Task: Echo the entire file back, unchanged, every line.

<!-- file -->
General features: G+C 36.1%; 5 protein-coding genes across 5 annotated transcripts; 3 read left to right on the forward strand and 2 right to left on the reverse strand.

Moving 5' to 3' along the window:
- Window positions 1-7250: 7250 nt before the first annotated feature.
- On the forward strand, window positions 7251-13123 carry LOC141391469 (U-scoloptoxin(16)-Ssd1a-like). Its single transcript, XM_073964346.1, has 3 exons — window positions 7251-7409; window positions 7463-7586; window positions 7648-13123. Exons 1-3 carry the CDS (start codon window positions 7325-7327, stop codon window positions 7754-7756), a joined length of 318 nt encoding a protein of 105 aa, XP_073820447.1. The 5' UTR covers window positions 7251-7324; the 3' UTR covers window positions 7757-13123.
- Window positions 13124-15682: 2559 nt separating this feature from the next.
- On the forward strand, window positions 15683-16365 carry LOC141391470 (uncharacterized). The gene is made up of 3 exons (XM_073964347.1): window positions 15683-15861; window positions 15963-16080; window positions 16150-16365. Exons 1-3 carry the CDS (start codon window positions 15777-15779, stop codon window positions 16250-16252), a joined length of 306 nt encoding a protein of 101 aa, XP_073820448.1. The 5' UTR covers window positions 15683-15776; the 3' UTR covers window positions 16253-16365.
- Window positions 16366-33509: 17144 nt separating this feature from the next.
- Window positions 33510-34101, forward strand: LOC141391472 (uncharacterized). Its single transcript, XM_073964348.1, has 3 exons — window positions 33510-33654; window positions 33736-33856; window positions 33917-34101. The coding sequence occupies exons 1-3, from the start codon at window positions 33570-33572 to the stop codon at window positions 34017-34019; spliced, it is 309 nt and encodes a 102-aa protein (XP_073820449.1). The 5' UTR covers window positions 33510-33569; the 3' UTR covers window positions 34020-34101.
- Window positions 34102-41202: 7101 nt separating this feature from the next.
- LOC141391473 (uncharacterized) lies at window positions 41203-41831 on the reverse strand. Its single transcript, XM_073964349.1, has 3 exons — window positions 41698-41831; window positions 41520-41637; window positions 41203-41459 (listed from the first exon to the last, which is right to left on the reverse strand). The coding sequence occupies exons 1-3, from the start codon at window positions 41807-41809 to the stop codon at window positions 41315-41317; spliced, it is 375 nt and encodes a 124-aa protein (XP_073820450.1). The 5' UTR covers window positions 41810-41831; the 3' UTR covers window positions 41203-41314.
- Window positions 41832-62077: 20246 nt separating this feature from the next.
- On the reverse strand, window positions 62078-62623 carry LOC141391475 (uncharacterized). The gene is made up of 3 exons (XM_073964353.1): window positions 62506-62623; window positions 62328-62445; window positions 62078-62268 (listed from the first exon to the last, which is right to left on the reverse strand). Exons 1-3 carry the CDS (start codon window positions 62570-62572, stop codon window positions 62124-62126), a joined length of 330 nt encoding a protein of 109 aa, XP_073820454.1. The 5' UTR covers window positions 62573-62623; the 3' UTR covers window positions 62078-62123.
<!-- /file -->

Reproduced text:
General features: G+C 36.1%; 5 protein-coding genes across 5 annotated transcripts; 3 read left to right on the forward strand and 2 right to left on the reverse strand.

Moving 5' to 3' along the window:
- Window positions 1-7250: 7250 nt before the first annotated feature.
- On the forward strand, window positions 7251-13123 carry LOC141391469 (U-scoloptoxin(16)-Ssd1a-like). Its single transcript, XM_073964346.1, has 3 exons — window positions 7251-7409; window positions 7463-7586; window positions 7648-13123. Exons 1-3 carry the CDS (start codon window positions 7325-7327, stop codon window positions 7754-7756), a joined length of 318 nt encoding a protein of 105 aa, XP_073820447.1. The 5' UTR covers window positions 7251-7324; the 3' UTR covers window positions 7757-13123.
- Window positions 13124-15682: 2559 nt separating this feature from the next.
- On the forward strand, window positions 15683-16365 carry LOC141391470 (uncharacterized). The gene is made up of 3 exons (XM_073964347.1): window positions 15683-15861; window positions 15963-16080; window positions 16150-16365. Exons 1-3 carry the CDS (start codon window positions 15777-15779, stop codon window positions 16250-16252), a joined length of 306 nt encoding a protein of 101 aa, XP_073820448.1. The 5' UTR covers window positions 15683-15776; the 3' UTR covers window positions 16253-16365.
- Window positions 16366-33509: 17144 nt separating this feature from the next.
- Window positions 33510-34101, forward strand: LOC141391472 (uncharacterized). Its single transcript, XM_073964348.1, has 3 exons — window positions 33510-33654; window positions 33736-33856; window positions 33917-34101. The coding sequence occupies exons 1-3, from the start codon at window positions 33570-33572 to the stop codon at window positions 34017-34019; spliced, it is 309 nt and encodes a 102-aa protein (XP_073820449.1). The 5' UTR covers window positions 33510-33569; the 3' UTR covers window positions 34020-34101.
- Window positions 34102-41202: 7101 nt separating this feature from the next.
- LOC141391473 (uncharacterized) lies at window positions 41203-41831 on the reverse strand. Its single transcript, XM_073964349.1, has 3 exons — window positions 41698-41831; window positions 41520-41637; window positions 41203-41459 (listed from the first exon to the last, which is right to left on the reverse strand). The coding sequence occupies exons 1-3, from the start codon at window positions 41807-41809 to the stop codon at window positions 41315-41317; spliced, it is 375 nt and encodes a 124-aa protein (XP_073820450.1). The 5' UTR covers window positions 41810-41831; the 3' UTR covers window positions 41203-41314.
- Window positions 41832-62077: 20246 nt separating this feature from the next.
- On the reverse strand, window positions 62078-62623 carry LOC141391475 (uncharacterized). The gene is made up of 3 exons (XM_073964353.1): window positions 62506-62623; window positions 62328-62445; window positions 62078-62268 (listed from the first exon to the last, which is right to left on the reverse strand). Exons 1-3 carry the CDS (start codon window positions 62570-62572, stop codon window positions 62124-62126), a joined length of 330 nt encoding a protein of 109 aa, XP_073820454.1. The 5' UTR covers window positions 62573-62623; the 3' UTR covers window positions 62078-62123.